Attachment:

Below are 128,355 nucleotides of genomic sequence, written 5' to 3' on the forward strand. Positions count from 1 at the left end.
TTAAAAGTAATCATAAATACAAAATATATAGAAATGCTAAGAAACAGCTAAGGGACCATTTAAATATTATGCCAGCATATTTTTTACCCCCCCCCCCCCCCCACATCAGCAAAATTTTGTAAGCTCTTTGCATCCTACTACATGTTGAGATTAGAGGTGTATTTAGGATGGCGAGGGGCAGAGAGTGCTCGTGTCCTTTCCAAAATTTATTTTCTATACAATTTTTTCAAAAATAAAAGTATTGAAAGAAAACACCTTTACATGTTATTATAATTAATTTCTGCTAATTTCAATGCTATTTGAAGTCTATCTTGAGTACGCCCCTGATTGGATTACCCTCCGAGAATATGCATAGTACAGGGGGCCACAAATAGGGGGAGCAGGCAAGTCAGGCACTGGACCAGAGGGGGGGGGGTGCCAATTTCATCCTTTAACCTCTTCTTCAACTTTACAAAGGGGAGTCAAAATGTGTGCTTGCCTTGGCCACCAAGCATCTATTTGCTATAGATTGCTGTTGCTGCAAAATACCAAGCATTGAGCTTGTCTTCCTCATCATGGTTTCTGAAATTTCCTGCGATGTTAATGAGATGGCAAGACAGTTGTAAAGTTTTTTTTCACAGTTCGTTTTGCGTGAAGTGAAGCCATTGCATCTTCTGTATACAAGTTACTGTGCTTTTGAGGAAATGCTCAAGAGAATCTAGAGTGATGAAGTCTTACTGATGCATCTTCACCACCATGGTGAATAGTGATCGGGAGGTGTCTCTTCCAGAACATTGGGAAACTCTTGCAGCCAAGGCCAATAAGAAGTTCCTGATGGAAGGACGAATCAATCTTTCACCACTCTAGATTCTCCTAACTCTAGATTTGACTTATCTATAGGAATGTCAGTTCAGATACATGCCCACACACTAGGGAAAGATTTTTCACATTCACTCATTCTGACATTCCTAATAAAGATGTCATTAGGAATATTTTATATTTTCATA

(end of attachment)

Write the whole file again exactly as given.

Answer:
Below are 128,355 nucleotides of genomic sequence, written 5' to 3' on the forward strand. Positions count from 1 at the left end.
TTAAAAGTAATCATAAATACAAAATATATAGAAATGCTAAGAAACAGCTAAGGGACCATTTAAATATTATGCCAGCATATTTTTTACCCCCCCCCCCCCCCCACATCAGCAAAATTTTGTAAGCTCTTTGCATCCTACTACATGTTGAGATTAGAGGTGTATTTAGGATGGCGAGGGGCAGAGAGTGCTCGTGTCCTTTCCAAAATTTATTTTCTATACAATTTTTTCAAAAATAAAAGTATTGAAAGAAAACACCTTTACATGTTATTATAATTAATTTCTGCTAATTTCAATGCTATTTGAAGTCTATCTTGAGTACGCCCCTGATTGGATTACCCTCCGAGAATATGCATAGTACAGGGGGCCACAAATAGGGGGAGCAGGCAAGTCAGGCACTGGACCAGAGGGGGGGGGGTGCCAATTTCATCCTTTAACCTCTTCTTCAACTTTACAAAGGGGAGTCAAAATGTGTGCTTGCCTTGGCCACCAAGCATCTATTTGCTATAGATTGCTGTTGCTGCAAAATACCAAGCATTGAGCTTGTCTTCCTCATCATGGTTTCTGAAATTTCCTGCGATGTTAATGAGATGGCAAGACAGTTGTAAAGTTTTTTTTCACAGTTCGTTTTGCGTGAAGTGAAGCCATTGCATCTTCTGTATACAAGTTACTGTGCTTTTGAGGAAATGCTCAAGAGAATCTAGAGTGATGAAGTCTTACTGATGCATCTTCACCACCATGGTGAATAGTGATCGGGAGGTGTCTCTTCCAGAACATTGGGAAACTCTTGCAGCCAAGGCCAATAAGAAGTTCCTGATGGAAGGACGAATCAATCTTTCACCACTCTAGATTCTCCTAACTCTAGATTTGACTTATCTATAGGAATGTCAGTTCAGATACATGCCCACACACTAGGGAAAGATTTTTCACATTCACTCATTCTGACATTCCTAATAAAGATGTCATTAGGAATATTTTATATTTTCATA